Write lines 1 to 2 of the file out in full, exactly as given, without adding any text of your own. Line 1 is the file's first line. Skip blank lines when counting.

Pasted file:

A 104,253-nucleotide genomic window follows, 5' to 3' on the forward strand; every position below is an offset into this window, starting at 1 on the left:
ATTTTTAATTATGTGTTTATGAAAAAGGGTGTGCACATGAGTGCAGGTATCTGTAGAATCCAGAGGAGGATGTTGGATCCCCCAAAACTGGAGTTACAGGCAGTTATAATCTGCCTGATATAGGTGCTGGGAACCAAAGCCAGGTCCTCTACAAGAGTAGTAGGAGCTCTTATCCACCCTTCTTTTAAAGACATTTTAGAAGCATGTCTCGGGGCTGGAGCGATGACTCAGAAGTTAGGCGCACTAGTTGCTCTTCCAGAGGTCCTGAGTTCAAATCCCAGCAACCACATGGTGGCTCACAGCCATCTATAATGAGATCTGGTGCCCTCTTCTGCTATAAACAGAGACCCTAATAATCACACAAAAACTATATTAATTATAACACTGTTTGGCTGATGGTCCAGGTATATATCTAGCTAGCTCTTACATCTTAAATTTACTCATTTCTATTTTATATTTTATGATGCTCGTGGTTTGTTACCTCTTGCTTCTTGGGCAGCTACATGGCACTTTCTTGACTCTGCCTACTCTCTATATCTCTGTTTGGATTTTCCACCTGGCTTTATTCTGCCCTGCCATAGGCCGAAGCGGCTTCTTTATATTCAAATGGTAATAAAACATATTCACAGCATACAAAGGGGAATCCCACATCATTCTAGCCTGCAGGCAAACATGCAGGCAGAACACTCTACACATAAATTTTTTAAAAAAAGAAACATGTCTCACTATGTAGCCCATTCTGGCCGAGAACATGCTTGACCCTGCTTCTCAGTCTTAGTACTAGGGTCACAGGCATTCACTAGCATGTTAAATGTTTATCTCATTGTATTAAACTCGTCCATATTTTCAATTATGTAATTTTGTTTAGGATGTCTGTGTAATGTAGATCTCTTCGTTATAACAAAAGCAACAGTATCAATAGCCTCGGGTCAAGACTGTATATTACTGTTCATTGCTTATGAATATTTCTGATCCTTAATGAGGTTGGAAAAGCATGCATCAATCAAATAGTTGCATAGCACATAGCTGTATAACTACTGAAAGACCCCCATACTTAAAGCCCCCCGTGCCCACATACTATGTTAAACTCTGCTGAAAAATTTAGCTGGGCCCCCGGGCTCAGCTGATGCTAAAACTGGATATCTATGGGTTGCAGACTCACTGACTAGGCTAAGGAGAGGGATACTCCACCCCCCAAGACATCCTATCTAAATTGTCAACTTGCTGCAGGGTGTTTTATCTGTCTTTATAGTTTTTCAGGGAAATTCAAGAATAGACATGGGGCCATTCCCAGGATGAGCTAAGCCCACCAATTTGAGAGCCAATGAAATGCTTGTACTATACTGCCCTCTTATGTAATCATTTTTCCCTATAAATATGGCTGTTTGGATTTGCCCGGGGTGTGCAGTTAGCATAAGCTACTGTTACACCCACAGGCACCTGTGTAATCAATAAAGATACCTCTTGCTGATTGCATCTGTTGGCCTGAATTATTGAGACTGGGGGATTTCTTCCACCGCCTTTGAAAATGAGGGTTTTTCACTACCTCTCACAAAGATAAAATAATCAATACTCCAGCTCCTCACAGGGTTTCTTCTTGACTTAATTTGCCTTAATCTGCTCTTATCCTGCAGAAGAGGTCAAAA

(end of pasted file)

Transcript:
A 104,253-nucleotide genomic window follows, 5' to 3' on the forward strand; every position below is an offset into this window, starting at 1 on the left:
ATTTTTAATTATGTGTTTATGAAAAAGGGTGTGCACATGAGTGCAGGTATCTGTAGAATCCAGAGGAGGATGTTGGATCCCCCAAAACTGGAGTTACAGGCAGTTATAATCTGCCTGATATAGGTGCTGGGAACCAAAGCCAGGTCCTCTACAAGAGTAGTAGGAGCTCTTATCCACCCTTCTTTTAAAGACATTTTAGAAGCATGTCTCGGGGCTGGAGCGATGACTCAGAAGTTAGGCGCACTAGTTGCTCTTCCAGAGGTCCTGAGTTCAAATCCCAGCAACCACATGGTGGCTCACAGCCATCTATAATGAGATCTGGTGCCCTCTTCTGCTATAAACAGAGACCCTAATAATCACACAAAAACTATATTAATTATAACACTGTTTGGCTGATGGTCCAGGTATATATCTAGCTAGCTCTTACATCTTAAATTTACTCATTTCTATTTTATATTTTATGATGCTCGTGGTTTGTTACCTCTTGCTTCTTGGGCAGCTACATGGCACTTTCTTGACTCTGCCTACTCTCTATATCTCTGTTTGGATTTTCCACCTGGCTTTATTCTGCCCTGCCATAGGCCGAAGCGGCTTCTTTATATTCAAATGGTAATAAAACATATTCACAGCATACAAAGGGGAATCCCACATCATTCTAGCCTGCAGGCAAACATGCAGGCAGAACACTCTACACATAAATTTTTTAAAAAAAGAAACATGTCTCACTATGTAGCCCATTCTGGCCGAGAACATGCTTGACCCTGCTTCTCAGTCTTAGTACTAGGGTCACAGGCATTCACTAGCATGTTAAATGTTTATCTCATTGTATTAAACTCGTCCATATTTTCAATTATGTAATTTTGTTTAGGATGTCTGTGTAATGTAGATCTCTTCGTTATAACAAAAGCAACAGTATCAATAGCCTCGGGTCAAGACTGTATATTACTGTTCATTGCTTATGAATATTTCTGATCCTTAATGAGGTTGGAAAAGCATGCATCAATCAAATAGTTGCATAGCACATAGCTGTATAACTACTGAAAGACCCCCATACTTAAAGCCCCCCGTGCCCACATACTATGTTAAACTCTGCTGAAAAATTTAGCTGGGCCCCCGGGCTCAGCTGATGCTAAAACTGGATATCTATGGGTTGCAGACTCACTGACTAGGCTAAGGAGAGGGATACTCCACCCCCCAAGACATCCTATCTAAATTGTCAACTTGCTGCAGGGTGTTTTATCTGTCTTTATAGTTTTTCAGGGAAATTCAAGAATAGACATGGGGCCATTCCCAGGATGAGCTAAGCCCACCAATTTGAGAGCCAATGAAATGCTTGTACTATACTGCCCTCTTATGTAATCATTTTTCCCTATAAATATGGCTGTTTGGATTTGCCCGGGGTGTGCAGTTAGCATAAGCTACTGTTACACCCACAGGCACCTGTGTAATCAATAAAGATACCTCTTGCTGATTGCATCTGTTGGCCTGAATTATTGAGACTGGGGGATTTCTTCCACCGCCTTTGAAAATGAGGGTTTTTCACTACCTCTCACAAAGATAAAATAATCAATACTCCAGCTCCTCACAGGGTTTCTTCTTGACTTAATTTGCCTTAATCTGCTCTTATCCTGCAGAAGAGGTCAAAA